Putin outmanoeuvres EU as Russian oil continues to flow through ‘backdoor’ blend

Economist explains why Germany is still using Russian gas

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Since Russia’s invasion of Ukraine, EU countries have looked to end their dependence on Putin’s energy exports, which form the backbone of Russia’s economy. In the past year, the bloc imported a staggering €48.5billion (£38billion) of crude oil and €22.5billion (£19billion) of petroleum oils other than crude. However, despite all the strong statements against Vladimir Putin, reports claim that Russian oil is still flowing into the EU, as energy companies blend it with oil sourced from other countries.

According to a report from Bloomberg, European energy companies continue to buy Russian oil that flows to the EU, but relabel it in what has been dubbed a “backdoor blend”.

These energy companies are able to do so by blending the shipments of Russian oil with oil from other countries, which they can then relabel as long as less than 50 percent of the oil in the new blend is sourced from Russia.

Javier Blas, an energy expert noted: “When is Russian oil not really Russian oil?

“The answer is via blending. For example in diesel, Shell considers that as long as the Russian stuff only accounts for 49.99 percent of the volume, the cargo isn’t technically from Russia.”

This comes after Shell vowed to stop buying Russian crude oil on the spot market and would not renew long term contracts for Russian oil, except if under Government direction.

The company noted that it will however be legally obliged to take delivery of oil bought under contracts signed before the Ukraine invasion.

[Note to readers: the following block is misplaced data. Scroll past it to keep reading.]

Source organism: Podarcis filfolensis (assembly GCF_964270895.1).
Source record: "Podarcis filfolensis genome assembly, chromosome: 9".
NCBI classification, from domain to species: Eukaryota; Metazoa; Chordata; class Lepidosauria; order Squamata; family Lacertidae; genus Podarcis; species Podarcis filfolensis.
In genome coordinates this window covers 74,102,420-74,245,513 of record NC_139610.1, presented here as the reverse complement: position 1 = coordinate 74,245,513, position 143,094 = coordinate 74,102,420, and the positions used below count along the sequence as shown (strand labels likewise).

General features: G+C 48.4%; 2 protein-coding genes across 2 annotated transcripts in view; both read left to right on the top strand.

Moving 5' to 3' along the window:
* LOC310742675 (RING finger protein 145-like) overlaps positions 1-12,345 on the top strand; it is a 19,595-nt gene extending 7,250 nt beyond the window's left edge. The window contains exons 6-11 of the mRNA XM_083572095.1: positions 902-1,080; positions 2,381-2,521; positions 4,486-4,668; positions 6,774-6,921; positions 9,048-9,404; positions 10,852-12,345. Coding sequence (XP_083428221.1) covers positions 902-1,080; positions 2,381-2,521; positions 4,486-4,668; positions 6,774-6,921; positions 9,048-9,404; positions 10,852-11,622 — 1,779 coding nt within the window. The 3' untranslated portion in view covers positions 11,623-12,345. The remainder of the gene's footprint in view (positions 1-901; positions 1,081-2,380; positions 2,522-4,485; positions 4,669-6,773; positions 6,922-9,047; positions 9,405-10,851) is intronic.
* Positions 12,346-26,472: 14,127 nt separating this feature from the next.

This technique of blending the oil allows energy companies to still fulfil these orders as a growing number of countries demand an end to Russia’s energy imports.

A spokesman for Shell said: “A month ago we announced a phased withdrawal from all Russian hydrocarbons in response to Russia’s war on Ukraine.

“We have always said the withdrawal from Russian hydrocarbons would need to be phased to avoid a risk to the secure and continuous supply of fuels that people, societies and economies rely on.

“Fuels like diesel may be blended by other traders long before we buy them and fully traceable origin documents are not always readily available, in a reasonable timeframe to make a purchase, that would be able to signify whether the cargo had Russian hydrocarbons in it or not.

“Because of this, our guidance to our traders does allow them to buy fuels with a proportion of Russian product blended in to maintain security of fuel supplies to markets.

“However, the guidance ensures deeper scrutiny into the origin of the product, and is beyond what sanctions require.”.

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Shell stated its decision to pull out of Russia would cost the company up to £3.8billion, nearly 65 percent more than expected.

Given that EU countries have not yet applied sanctions on Russian oil, owing to the bloc’s heavy dependence on Moscow, it is completely legal for energy companies to buy oil from Russia.

However, the report claims that blending the Russian oil and selling it under a different name allows companies to openly say that they are phasing out Russian energy while continuing to use and sell it.

This type of oil is known by oil traders as a “Latvian blend”, where Russian oil is exported from Primorsk in Russia to Ventspils, a port in Latvia that has a large oil terminal and tanking capacity where blending can take place.

According to the report, the Latvian blend is now just a shorthand for any blend that contains Russian oil in it, regardless of its point of origin.

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